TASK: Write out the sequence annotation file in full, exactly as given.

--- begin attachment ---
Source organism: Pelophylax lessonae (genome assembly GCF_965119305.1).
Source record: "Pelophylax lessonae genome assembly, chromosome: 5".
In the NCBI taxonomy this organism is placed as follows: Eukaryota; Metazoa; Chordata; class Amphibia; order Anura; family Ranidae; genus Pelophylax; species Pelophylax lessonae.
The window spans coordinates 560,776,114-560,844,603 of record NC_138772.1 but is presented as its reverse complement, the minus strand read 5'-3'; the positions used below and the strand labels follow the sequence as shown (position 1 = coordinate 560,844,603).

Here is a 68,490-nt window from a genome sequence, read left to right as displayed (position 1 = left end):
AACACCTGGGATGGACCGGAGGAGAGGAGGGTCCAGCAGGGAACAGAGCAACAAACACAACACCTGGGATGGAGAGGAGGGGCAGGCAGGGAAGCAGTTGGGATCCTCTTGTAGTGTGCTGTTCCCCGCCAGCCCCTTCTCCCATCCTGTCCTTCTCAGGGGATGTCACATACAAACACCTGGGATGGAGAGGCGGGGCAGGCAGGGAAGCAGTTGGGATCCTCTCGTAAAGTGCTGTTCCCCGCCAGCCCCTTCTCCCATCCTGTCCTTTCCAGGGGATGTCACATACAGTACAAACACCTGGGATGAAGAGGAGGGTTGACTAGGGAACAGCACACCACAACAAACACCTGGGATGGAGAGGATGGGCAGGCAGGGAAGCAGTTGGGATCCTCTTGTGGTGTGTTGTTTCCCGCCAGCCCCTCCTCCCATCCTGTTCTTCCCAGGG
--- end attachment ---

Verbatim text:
Source organism: Pelophylax lessonae (genome assembly GCF_965119305.1).
Source record: "Pelophylax lessonae genome assembly, chromosome: 5".
In the NCBI taxonomy this organism is placed as follows: Eukaryota; Metazoa; Chordata; class Amphibia; order Anura; family Ranidae; genus Pelophylax; species Pelophylax lessonae.
The window spans coordinates 560,776,114-560,844,603 of record NC_138772.1 but is presented as its reverse complement, the minus strand read 5'-3'; the positions used below and the strand labels follow the sequence as shown (position 1 = coordinate 560,844,603).

Here is a 68,490-nt window from a genome sequence, read left to right as displayed (position 1 = left end):
AACACCTGGGATGGACCGGAGGAGAGGAGGGTCCAGCAGGGAACAGAGCAACAAACACAACACCTGGGATGGAGAGGAGGGGCAGGCAGGGAAGCAGTTGGGATCCTCTTGTAGTGTGCTGTTCCCCGCCAGCCCCTTCTCCCATCCTGTCCTTCTCAGGGGATGTCACATACAAACACCTGGGATGGAGAGGCGGGGCAGGCAGGGAAGCAGTTGGGATCCTCTCGTAAAGTGCTGTTCCCCGCCAGCCCCTTCTCCCATCCTGTCCTTTCCAGGGGATGTCACATACAGTACAAACACCTGGGATGAAGAGGAGGGTTGACTAGGGAACAGCACACCACAACAAACACCTGGGATGGAGAGGATGGGCAGGCAGGGAAGCAGTTGGGATCCTCTTGTGGTGTGTTGTTTCCCGCCAGCCCCTCCTCCCATCCTGTTCTTCCCAGGG